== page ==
When it comes to Islamism Walzer is not as patient. “We should begin with the ideological war,” he writes. “We should clearly name the zealots our enemies and commit ourselves to an intellectual campaign against them—that is, a campaign in defense of liberty, democracy, equality, and pluralism.” But quoting scripture instead of Voltaire will not fool the zealots, or “the undecided and wavering many.”

There is a deep cleavage between orthodoxy and modernity, between traditionalism and liberalism. Engaging the tradition with the aim of recruiting the traditionalist masses inevitably leads to the denial of this cleavage. But denying or masking this acute moral divide breeds kitsch. “Kitsch is the absolute denial of shit,” wrote the great connoisseur of kitsch, Milan Kundera. When the aim is to recruit the masses, the chauvinist, misogynist, racist, superstitious, and ignorant elements of Jewish tradition are often denied. Orthodoxy is not kitsch because it does not deny the nasty parts of the tradition. Its failure is not recognizing their nastiness. Genuine critical engagement must admit that the racist Meir Kahane had as much to stand on as the humanist Martin Buber. But this comes at the cost. A sanitized version of the tradition designed to “be more attractive to these people than full-blown secularism” is bound to fail spiritually just as socialist realism in art failed aesthetically. What appeals to the people Walzer has in mind are precisely the elements of religious revivalism that must be rejected. “The best lack all conviction, while the worst are full of passionate intensity,” Yeats wrote. The power of revivalism derives from its passionate intensity. Confronting it requires conviction, not tactical Yiddishkeit.

Looking again at the American case, Walzer claims that we have misjudged the direction of traffic, and that the “low road of compromised secularism” leads to secularism rather than to revivalism. But every state has its own traffic laws. In Israel the traffic has been one-directional. It is always the orthodox “missionaries” instructing the ignorant seculars. The numerous attempts to reengage the tradition have repositioned the religious corpus as a source of authority for many secular Israelis, but did not advance liberalism or democracy among traditionalists one bit. Instead of engaging “the undecided and wavering many,” it undermined the very legitimacy of secular Hebrew culture, of universal ideals and liberal values, leaving only those speaking on behalf of Jewish tradition as legitimate voices in the public domain. When the secular Labor movement was strong, the Religious Zionist movement had a relatively moderate, tolerant leadership. As the Labor movement weakened it was replaced by young enthusiasts who could not square the moderation of their parents with their own religious fervor, and Religious Zionism became the hub of revivalism.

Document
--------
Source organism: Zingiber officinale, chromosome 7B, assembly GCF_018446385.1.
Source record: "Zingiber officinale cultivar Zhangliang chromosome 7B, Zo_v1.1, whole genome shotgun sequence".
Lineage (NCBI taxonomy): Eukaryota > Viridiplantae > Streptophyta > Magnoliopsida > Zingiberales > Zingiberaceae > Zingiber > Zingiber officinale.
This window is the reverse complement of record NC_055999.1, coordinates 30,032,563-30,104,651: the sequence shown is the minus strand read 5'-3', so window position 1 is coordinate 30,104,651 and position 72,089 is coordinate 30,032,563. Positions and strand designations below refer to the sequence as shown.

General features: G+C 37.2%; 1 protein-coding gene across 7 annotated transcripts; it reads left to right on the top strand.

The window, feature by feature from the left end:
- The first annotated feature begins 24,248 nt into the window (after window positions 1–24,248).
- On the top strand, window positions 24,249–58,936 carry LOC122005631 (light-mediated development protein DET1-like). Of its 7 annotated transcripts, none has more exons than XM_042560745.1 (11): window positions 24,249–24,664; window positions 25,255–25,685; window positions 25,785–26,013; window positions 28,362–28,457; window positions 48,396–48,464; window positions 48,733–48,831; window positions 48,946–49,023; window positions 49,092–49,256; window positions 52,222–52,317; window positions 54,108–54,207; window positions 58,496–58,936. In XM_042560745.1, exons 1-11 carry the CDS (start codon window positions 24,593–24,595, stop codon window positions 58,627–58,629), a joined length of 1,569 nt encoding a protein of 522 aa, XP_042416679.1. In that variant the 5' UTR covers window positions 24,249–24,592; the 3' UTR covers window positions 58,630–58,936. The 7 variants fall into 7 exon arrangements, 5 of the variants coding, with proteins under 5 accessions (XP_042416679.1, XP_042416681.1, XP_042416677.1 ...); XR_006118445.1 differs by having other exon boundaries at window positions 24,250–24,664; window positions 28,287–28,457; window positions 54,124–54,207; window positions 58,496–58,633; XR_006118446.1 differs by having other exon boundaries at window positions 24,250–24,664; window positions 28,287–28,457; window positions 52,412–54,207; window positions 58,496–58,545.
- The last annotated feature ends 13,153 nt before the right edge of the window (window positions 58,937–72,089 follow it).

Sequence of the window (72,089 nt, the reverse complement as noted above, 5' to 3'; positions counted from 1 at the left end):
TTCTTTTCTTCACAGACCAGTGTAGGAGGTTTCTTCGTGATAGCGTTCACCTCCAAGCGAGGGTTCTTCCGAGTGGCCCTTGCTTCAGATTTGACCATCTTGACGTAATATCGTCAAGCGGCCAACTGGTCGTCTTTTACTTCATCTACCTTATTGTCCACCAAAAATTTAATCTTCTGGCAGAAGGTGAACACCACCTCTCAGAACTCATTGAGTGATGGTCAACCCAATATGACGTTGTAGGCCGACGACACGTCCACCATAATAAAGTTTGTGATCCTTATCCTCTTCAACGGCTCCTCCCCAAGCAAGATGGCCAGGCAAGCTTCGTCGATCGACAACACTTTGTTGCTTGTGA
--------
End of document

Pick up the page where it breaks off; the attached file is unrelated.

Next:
Let us be clear. We are not advocating unbending secularism or blanket rejection of religion, nor are we denying the value of engagement with tradition. We are only insisting that it be genuinely and overtly critical, that its proponents actively combat the revivalists and condemn the nasty elements of tradition on which they rely—rather than ignore them, interpret them away, or pretend they are not an authentic part of the tradition. Thus conducted, critical engagement may not be able to win elections but it may help to resurrect a proud secular Hebrew culture.

Such resurrection is a precondition for winning elections.